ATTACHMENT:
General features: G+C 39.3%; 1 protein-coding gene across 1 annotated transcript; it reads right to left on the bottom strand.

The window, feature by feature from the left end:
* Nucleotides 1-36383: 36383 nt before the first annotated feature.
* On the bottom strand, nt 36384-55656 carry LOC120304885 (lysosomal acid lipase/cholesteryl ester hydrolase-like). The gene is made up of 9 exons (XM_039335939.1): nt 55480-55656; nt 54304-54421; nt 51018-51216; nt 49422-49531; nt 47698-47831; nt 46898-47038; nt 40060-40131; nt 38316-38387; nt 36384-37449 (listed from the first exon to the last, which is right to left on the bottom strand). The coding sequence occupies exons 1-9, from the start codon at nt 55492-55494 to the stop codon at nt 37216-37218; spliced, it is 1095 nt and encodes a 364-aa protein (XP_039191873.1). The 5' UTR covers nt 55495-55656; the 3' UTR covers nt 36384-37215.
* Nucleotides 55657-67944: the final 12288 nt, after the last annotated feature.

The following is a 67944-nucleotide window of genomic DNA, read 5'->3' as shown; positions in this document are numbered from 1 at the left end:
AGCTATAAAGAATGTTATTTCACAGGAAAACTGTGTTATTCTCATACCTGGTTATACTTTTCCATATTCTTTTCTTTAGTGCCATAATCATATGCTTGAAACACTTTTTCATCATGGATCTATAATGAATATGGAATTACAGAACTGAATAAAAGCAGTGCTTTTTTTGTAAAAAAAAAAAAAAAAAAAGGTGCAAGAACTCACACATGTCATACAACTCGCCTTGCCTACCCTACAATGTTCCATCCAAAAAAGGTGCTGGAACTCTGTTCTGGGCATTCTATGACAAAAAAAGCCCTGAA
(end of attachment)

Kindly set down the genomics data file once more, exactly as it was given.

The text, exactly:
General features: G+C 39.3%; 1 protein-coding gene across 1 annotated transcript; it reads right to left on the bottom strand.

The window, feature by feature from the left end:
* Nucleotides 1-36383: 36383 nt before the first annotated feature.
* On the bottom strand, nt 36384-55656 carry LOC120304885 (lysosomal acid lipase/cholesteryl ester hydrolase-like). The gene is made up of 9 exons (XM_039335939.1): nt 55480-55656; nt 54304-54421; nt 51018-51216; nt 49422-49531; nt 47698-47831; nt 46898-47038; nt 40060-40131; nt 38316-38387; nt 36384-37449 (listed from the first exon to the last, which is right to left on the bottom strand). The coding sequence occupies exons 1-9, from the start codon at nt 55492-55494 to the stop codon at nt 37216-37218; spliced, it is 1095 nt and encodes a 364-aa protein (XP_039191873.1). The 5' UTR covers nt 55495-55656; the 3' UTR covers nt 36384-37215.
* Nucleotides 55657-67944: the final 12288 nt, after the last annotated feature.

The following is a 67944-nucleotide window of genomic DNA, read 5'->3' as shown; positions in this document are numbered from 1 at the left end:
AGCTATAAAGAATGTTATTTCACAGGAAAACTGTGTTATTCTCATACCTGGTTATACTTTTCCATATTCTTTTCTTTAGTGCCATAATCATATGCTTGAAACACTTTTTCATCATGGATCTATAATGAATATGGAATTACAGAACTGAATAAAAGCAGTGCTTTTTTTGTAAAAAAAAAAAAAAAAAAAGGTGCAAGAACTCACACATGTCATACAACTCGCCTTGCCTACCCTACAATGTTCCATCCAAAAAAGGTGCTGGAACTCTGTTCTGGGCATTCTATGACAAAAAAAGCCCTGAA